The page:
Coalition Will Work with County Education Board to Help Students in Need

A football team can excel beyond expectations with the proper preparation, focus, coaching and talent. That is exactly how things played out Saturday at Candlestick Park, when the San Francisco 49ers soundly beat the Green Bay Packers.

Similarly, strong preparation, coaching and building skills for future success are precisely what we as a community need to do for our children before they enter kindergarten.

Many economic studies indicate that public investments in quality Early Childhood Education (ECE) will provide a rate of return that is significantly higher than any other public investment, dollar for dollar. Educators and researchers have learned in the last decade that the earlier we invest in children’s education, the better.

There are too many learning gaps for children from low socioeconomic homes exist when they enter school compared with children from middle-class homes. Currently, with federal funds, the county HeadStart Preschool Program serves only 50 percent of children that qualify for the services, based on a family income of $22,400 for a family of four. Data indicate that the Head Start Preschool Program provides the necessary skills for learners from low-income homes for future school success.

When children from lower socio-economic environments are placed in quality learning environments earlier than kindergarten—for pre-math, pre-literacy and important social skills—the learning gaps are significantly minimized when entering school. If children start out at a disadvantage in kindergarten, the data indicate it is difficult for these students to catch up.

If we as a community take the SJ/SV 2020 goal of ending the achievement gap seriously, we must create pathways for every child who is currently not in a quality preschool program—50 percent of low income children. This action will be a win-win for all, including employers and the local economy. The public investment of each $1 will save up to $4 dollars later. Therefore, this is a cost-effective goal we must realize to improve our economy while investing in our children.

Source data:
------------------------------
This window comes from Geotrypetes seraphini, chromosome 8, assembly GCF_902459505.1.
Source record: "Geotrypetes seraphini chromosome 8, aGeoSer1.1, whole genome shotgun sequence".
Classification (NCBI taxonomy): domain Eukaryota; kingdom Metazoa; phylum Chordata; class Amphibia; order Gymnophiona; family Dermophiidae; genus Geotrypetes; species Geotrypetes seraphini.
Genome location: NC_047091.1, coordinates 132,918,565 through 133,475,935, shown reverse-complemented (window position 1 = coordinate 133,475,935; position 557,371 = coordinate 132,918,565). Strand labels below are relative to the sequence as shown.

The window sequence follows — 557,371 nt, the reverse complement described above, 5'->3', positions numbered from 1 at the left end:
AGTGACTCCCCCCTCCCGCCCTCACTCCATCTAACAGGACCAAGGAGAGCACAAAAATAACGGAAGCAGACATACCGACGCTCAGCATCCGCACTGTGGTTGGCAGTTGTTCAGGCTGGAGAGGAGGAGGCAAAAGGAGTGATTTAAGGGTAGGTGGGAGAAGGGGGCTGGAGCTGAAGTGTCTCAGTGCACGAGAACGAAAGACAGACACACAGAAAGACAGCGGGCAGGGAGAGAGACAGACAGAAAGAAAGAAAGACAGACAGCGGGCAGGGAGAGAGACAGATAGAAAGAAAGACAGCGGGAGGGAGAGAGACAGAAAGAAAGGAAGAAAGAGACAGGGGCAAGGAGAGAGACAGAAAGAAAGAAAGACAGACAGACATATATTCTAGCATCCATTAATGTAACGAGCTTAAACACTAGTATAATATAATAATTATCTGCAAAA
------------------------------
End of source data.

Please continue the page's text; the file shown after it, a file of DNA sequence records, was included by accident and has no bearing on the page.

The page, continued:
The research indicates that if learning gaps are reduced to zero by kindergarten, high school graduation rates would increase markedly along with college/career readiness. Crime would also decrease and the need for federal and state assistance for families would be reduced. 

This year, working with newly elected Santa Clara County Office of Education President Grace Mah and Trustee Darcie Green, as well as city and county leaders, we will launch a grassroots effort to secure quality preschool for all of the county’s 3 and 4 year olds. There is a roadmap to achieve the goal. In 1999-2000, People Acting In Community Together (PACT) and Working Partnerships USA leveraged Medi-Cal, Healthy Familes and Healthy Kids to establish health insurance coverge for 70,000 children in the county. We were the first region in the nation to accomplish this ambitious goal.

Working together with First Five, the SCCOE, Silicon Valley Leadership Group and the Local Early Education Planning Council of Santa Clara County, this goal of access to quality ECE for every child in the county can be accomplished.

If we can build a billion dollar stadium for the 49ers in record time, we can collaborate to ensure that all of our children start school with the foundational skills to learn and achieve at the highest of levels. Perhaps the first kickoff in the new Santa Clara stadium will commence at the same time quality preschool is provided to all young children in the county.

On Wednesday, Jan. 16, I am meeting with President Mah to begin the planning to realize this vital goal.

Go Niners. Beat Atlanta.

Joseph Di Salvo is a member of the Santa Clara County Office of Education’s Board of Trustees. He is a San Jose native.

Joseph Di Salvo is a member of the Santa Clara County Office of Education’s Board of Trustees. He is a San Jose native. His columns reflect his personal opinion.

One Comment

  1. The NFL wants financial concessions to hold the Super Bowl in Santa Clara.  They also didn’t want to share $30 million in redevelopment funds with your County Office of Education and with Santa Clara Unified.

    Professional sports are businesses that seek to ingratiate themselves to their host communities.  The reality is that they are parasites that suck money out of a community.  The presence of the 49ers in the South Bay doesn’t help your cause.  The pie is only so big.